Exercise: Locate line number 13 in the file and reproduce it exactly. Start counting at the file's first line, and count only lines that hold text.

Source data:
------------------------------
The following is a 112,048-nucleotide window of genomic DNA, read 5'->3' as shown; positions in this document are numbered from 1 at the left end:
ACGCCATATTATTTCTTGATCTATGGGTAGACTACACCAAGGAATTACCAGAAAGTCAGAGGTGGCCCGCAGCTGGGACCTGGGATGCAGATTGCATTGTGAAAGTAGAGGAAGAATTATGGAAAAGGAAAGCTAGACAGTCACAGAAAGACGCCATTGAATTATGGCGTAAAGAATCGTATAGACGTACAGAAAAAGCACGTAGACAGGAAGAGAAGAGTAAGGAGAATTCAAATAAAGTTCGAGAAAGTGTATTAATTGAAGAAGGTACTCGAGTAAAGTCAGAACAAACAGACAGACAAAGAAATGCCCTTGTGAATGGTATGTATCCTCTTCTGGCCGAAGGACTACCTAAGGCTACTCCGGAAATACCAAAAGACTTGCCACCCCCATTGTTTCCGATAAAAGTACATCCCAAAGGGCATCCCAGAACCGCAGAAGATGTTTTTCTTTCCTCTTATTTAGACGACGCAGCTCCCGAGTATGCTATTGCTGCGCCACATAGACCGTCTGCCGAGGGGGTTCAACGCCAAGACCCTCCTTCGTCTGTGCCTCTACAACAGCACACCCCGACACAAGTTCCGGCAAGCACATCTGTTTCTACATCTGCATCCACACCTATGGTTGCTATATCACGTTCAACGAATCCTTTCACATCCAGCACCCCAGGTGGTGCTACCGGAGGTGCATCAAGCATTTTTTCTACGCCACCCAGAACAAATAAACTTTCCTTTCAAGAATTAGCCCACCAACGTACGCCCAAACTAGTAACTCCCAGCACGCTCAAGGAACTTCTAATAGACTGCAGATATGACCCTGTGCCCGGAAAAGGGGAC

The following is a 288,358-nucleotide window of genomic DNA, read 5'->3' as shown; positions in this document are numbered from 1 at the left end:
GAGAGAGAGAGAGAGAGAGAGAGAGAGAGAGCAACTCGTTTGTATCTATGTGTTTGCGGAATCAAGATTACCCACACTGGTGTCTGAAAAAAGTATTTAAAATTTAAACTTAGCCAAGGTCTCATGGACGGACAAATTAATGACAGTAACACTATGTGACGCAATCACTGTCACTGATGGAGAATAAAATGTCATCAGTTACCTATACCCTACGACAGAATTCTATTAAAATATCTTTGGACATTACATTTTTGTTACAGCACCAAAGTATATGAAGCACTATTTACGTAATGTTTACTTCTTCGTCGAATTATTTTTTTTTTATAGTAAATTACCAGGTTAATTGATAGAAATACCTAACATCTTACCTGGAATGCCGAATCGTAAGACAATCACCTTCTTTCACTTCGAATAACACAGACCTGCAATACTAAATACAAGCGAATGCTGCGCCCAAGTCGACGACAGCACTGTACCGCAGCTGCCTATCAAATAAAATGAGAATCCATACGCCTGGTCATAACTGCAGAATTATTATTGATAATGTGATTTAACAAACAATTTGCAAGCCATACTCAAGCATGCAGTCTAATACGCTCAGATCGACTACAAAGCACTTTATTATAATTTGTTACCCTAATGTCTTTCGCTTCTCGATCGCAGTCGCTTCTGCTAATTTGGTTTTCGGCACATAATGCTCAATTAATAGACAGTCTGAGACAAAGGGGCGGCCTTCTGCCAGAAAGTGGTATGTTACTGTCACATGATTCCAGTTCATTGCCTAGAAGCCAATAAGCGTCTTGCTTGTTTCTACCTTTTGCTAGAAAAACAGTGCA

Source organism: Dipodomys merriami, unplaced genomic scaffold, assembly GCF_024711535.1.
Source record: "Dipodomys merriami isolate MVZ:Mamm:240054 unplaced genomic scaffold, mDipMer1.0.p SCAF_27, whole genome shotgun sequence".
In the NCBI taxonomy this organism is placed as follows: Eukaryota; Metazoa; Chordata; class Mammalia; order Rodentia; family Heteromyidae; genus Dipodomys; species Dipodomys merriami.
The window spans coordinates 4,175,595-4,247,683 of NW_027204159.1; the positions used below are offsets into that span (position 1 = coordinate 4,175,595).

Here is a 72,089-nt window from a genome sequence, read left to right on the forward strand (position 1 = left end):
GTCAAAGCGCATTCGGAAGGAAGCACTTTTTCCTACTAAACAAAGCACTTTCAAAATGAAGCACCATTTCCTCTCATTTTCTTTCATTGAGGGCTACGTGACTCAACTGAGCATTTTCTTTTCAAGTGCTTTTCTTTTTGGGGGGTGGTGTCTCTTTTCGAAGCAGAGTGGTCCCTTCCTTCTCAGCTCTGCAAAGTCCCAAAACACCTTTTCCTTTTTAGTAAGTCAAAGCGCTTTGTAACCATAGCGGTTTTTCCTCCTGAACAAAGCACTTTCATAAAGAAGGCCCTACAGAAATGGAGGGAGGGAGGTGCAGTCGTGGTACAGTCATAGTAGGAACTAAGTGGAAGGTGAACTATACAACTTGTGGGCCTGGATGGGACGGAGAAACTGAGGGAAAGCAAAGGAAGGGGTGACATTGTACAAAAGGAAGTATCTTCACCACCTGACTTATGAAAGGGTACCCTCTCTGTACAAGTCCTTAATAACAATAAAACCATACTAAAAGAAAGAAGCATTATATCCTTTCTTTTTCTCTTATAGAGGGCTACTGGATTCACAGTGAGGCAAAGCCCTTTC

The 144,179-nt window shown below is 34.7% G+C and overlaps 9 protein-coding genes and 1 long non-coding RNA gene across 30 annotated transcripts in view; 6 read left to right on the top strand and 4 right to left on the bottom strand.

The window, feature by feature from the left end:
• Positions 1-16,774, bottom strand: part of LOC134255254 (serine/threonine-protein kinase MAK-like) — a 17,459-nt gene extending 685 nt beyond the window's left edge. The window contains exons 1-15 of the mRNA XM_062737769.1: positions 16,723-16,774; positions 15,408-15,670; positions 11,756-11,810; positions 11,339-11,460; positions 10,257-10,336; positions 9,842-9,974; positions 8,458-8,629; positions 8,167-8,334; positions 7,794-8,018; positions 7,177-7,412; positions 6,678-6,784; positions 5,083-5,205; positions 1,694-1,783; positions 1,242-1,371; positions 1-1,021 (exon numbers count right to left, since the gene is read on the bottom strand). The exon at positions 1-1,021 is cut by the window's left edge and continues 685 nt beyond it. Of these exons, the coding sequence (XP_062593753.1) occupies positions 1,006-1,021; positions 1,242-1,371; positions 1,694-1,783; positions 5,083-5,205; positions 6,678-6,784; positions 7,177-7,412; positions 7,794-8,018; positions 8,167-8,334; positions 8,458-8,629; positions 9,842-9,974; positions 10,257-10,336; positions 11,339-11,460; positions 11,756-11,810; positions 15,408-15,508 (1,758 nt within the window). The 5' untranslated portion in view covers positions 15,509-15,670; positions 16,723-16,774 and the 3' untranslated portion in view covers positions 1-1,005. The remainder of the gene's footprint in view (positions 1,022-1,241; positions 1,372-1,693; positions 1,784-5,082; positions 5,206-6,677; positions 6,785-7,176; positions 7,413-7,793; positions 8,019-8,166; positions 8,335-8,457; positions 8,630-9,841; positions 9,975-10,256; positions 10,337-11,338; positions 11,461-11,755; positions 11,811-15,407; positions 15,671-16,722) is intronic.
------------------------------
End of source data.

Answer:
• Positions 1-16,774, bottom strand: part of LOC134255254 (serine/threonine-protein kinase MAK-like) — a 17,459-nt gene extending 685 nt beyond the window's left edge. The window contains exons 1-15 of the mRNA XM_062737769.1: positions 16,723-16,774; positions 15,408-15,670; positions 11,756-11,810; positions 11,339-11,460; positions 10,257-10,336; positions 9,842-9,974; positions 8,458-8,629; positions 8,167-8,334; positions 7,794-8,018; positions 7,177-7,412; positions 6,678-6,784; positions 5,083-5,205; positions 1,694-1,783; positions 1,242-1,371; positions 1-1,021 (exon numbers count right to left, since the gene is read on the bottom strand). The exon at positions 1-1,021 is cut by the window's left edge and continues 685 nt beyond it. Of these exons, the coding sequence (XP_062593753.1) occupies positions 1,006-1,021; positions 1,242-1,371; positions 1,694-1,783; positions 5,083-5,205; positions 6,678-6,784; positions 7,177-7,412; positions 7,794-8,018; positions 8,167-8,334; positions 8,458-8,629; positions 9,842-9,974; positions 10,257-10,336; positions 11,339-11,460; positions 11,756-11,810; positions 15,408-15,508 (1,758 nt within the window). The 5' untranslated portion in view covers positions 15,509-15,670; positions 16,723-16,774 and the 3' untranslated portion in view covers positions 1-1,005. The remainder of the gene's footprint in view (positions 1,022-1,241; positions 1,372-1,693; positions 1,784-5,082; positions 5,206-6,677; positions 6,785-7,176; positions 7,413-7,793; positions 8,019-8,166; positions 8,335-8,457; positions 8,630-9,841; positions 9,975-10,256; positions 10,337-11,338; positions 11,461-11,755; positions 11,811-15,407; positions 15,671-16,722) is intronic.